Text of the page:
Was feeling pretty broken this week. Sometimes I worry that I'll always be dragged down by feeling negative when I most need to persevere.

It always helps to know I'm not the only one who feels like that.

Anonymous said...

A great many of us feel like imposters because we struggle so, and everyone else appears so capable and glib. It's even worse if you're in grad schools with a bad advisor and undiagnosed learning difficulties! I survived to get my MSc by incredible stubbornness, a good advisor, and the aid of the counselling department who provided not only insight, but also so diagnosis.

It was the hardest thing I've ever done, and so worth it. Now if I could just get a JOB using my degree...


Anonymous said...

Psychologists who do empirical research discovered long ago that self-esteem is uncorrelated with productivity.

Anonymous said...

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Anonymous said...

I would be the 'terrified' one. I'm exaggerating when I say terrified but the whole process is very intimidating. It is so good to know that my feelings and insecurities are shared by so many. I had no idea that the "somehow I'm secretly not good enough and that someone will find out I'm a fraud" thoughts are so common. I totally have thought/think the exact same thing. It's so refreshing to know I'm not the only one. I know I can do it, I know I can be successful I just don't always remember that.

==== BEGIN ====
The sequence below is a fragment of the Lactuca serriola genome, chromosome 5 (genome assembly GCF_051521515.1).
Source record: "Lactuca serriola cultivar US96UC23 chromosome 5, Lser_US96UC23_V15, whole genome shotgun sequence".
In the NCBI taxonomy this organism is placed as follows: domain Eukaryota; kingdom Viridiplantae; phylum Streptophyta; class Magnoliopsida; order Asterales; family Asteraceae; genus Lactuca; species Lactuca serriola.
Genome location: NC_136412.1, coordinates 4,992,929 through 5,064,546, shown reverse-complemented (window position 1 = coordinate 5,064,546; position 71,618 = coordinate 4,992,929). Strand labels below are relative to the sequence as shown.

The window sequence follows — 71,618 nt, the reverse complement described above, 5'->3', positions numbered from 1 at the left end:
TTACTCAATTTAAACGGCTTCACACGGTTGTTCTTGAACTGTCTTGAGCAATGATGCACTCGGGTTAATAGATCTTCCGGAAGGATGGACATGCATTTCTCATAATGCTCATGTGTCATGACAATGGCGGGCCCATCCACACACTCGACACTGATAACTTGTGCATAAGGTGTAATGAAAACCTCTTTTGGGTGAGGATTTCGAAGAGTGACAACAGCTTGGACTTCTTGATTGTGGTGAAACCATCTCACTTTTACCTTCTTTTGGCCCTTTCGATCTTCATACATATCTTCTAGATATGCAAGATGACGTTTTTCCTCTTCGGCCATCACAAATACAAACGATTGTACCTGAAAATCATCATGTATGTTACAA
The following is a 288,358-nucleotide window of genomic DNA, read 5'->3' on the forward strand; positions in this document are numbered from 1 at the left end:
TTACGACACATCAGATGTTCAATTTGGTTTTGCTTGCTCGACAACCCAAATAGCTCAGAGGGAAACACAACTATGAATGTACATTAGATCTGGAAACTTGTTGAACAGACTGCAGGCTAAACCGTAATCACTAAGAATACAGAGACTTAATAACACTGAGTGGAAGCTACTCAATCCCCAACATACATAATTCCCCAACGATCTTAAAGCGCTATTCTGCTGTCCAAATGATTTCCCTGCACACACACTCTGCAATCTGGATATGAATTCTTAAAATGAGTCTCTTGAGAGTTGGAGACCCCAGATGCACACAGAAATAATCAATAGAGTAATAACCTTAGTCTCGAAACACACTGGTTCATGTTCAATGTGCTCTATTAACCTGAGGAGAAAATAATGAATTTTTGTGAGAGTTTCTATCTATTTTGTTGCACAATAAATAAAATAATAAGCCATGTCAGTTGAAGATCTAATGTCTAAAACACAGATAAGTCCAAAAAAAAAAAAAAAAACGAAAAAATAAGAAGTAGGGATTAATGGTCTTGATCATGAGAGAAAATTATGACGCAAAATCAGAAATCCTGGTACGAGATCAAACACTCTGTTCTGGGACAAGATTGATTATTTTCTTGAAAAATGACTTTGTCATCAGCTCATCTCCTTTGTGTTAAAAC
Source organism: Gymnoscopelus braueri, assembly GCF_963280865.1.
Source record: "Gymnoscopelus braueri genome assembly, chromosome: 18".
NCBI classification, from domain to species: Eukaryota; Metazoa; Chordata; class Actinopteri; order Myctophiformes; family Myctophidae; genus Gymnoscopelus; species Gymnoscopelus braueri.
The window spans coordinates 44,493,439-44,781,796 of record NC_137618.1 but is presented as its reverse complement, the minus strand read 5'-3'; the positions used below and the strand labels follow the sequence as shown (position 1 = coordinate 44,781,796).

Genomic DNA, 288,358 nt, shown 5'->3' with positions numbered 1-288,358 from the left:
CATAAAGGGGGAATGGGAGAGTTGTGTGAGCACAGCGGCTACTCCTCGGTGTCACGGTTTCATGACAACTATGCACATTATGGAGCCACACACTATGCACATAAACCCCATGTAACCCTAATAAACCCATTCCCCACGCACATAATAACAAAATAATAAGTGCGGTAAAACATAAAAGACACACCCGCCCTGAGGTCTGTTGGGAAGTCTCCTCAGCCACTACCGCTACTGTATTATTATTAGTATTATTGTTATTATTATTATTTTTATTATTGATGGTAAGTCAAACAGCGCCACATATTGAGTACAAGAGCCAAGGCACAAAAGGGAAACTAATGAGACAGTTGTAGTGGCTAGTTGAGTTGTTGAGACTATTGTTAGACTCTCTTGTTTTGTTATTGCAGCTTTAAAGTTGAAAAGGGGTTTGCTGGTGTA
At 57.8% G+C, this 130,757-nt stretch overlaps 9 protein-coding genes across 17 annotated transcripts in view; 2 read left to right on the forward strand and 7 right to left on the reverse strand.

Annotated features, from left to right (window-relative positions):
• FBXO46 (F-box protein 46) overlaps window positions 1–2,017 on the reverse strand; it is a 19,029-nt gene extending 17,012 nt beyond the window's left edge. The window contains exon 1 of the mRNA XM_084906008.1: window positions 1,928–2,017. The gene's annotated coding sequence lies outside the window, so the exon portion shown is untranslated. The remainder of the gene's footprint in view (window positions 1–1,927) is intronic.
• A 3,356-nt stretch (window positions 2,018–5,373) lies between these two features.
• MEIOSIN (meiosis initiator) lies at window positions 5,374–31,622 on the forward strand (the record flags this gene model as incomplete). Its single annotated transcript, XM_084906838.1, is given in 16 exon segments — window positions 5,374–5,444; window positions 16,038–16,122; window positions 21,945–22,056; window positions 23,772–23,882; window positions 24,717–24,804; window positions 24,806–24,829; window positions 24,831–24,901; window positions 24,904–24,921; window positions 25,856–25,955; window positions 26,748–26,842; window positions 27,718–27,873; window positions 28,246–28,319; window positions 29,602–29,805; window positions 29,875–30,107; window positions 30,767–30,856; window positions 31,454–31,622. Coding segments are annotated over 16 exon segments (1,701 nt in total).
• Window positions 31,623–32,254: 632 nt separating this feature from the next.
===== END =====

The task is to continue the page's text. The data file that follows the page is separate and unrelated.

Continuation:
Becca said...

Great story, very nicely told. Bravo.

EliRabett said...

It's called imposter syndrome. Competent smart people know that they don't know everything and worry about being discovered. They work incredibly hard to hide their doubt.

The other side of this is the Dunning-Kruger Effect, which is why the ears start twitching when someone tells me how great they are.